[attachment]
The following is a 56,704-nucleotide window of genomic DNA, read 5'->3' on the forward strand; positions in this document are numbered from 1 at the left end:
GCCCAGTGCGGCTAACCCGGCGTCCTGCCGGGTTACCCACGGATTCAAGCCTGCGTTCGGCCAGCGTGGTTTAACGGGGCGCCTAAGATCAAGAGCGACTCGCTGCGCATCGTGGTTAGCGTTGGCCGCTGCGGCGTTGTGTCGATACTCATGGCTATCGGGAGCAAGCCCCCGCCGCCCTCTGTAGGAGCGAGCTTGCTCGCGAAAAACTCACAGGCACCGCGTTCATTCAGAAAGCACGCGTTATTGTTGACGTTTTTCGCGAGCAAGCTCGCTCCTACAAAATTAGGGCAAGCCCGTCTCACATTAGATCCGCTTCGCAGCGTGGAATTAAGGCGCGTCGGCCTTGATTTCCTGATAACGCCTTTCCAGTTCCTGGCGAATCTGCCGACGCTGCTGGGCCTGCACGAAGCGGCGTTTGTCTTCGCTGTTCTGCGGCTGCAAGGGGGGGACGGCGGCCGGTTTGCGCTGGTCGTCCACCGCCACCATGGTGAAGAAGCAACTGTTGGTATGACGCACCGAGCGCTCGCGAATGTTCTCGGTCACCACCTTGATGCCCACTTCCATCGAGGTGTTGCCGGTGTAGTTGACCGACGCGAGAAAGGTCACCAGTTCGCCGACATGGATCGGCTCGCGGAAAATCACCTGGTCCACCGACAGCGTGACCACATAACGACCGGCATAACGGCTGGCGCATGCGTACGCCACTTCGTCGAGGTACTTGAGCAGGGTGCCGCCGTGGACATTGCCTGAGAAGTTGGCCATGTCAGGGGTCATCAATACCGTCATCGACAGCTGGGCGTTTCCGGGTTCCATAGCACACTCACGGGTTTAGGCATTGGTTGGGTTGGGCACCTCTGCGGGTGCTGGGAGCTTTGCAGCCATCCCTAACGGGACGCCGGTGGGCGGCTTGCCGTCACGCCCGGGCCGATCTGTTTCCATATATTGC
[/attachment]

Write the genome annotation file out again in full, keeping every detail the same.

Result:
The following is a 56,704-nucleotide window of genomic DNA, read 5'->3' on the forward strand; positions in this document are numbered from 1 at the left end:
GCCCAGTGCGGCTAACCCGGCGTCCTGCCGGGTTACCCACGGATTCAAGCCTGCGTTCGGCCAGCGTGGTTTAACGGGGCGCCTAAGATCAAGAGCGACTCGCTGCGCATCGTGGTTAGCGTTGGCCGCTGCGGCGTTGTGTCGATACTCATGGCTATCGGGAGCAAGCCCCCGCCGCCCTCTGTAGGAGCGAGCTTGCTCGCGAAAAACTCACAGGCACCGCGTTCATTCAGAAAGCACGCGTTATTGTTGACGTTTTTCGCGAGCAAGCTCGCTCCTACAAAATTAGGGCAAGCCCGTCTCACATTAGATCCGCTTCGCAGCGTGGAATTAAGGCGCGTCGGCCTTGATTTCCTGATAACGCCTTTCCAGTTCCTGGCGAATCTGCCGACGCTGCTGGGCCTGCACGAAGCGGCGTTTGTCTTCGCTGTTCTGCGGCTGCAAGGGGGGGACGGCGGCCGGTTTGCGCTGGTCGTCCACCGCCACCATGGTGAAGAAGCAACTGTTGGTATGACGCACCGAGCGCTCGCGAATGTTCTCGGTCACCACCTTGATGCCCACTTCCATCGAGGTGTTGCCGGTGTAGTTGACCGACGCGAGAAAGGTCACCAGTTCGCCGACATGGATCGGCTCGCGGAAAATCACCTGGTCCACCGACAGCGTGACCACATAACGACCGGCATAACGGCTGGCGCATGCGTACGCCACTTCGTCGAGGTACTTGAGCAGGGTGCCGCCGTGGACATTGCCTGAGAAGTTGGCCATGTCAGGGGTCATCAATACCGTCATCGACAGCTGGGCGTTTCCGGGTTCCATAGCACACTCACGGGTTTAGGCATTGGTTGGGTTGGGCACCTCTGCGGGTGCTGGGAGCTTTGCAGCCATCCCTAACGGGACGCCGGTGGGCGGCTTGCCGTCACGCCCGGGCCGATCTGTTTCCATATATTGC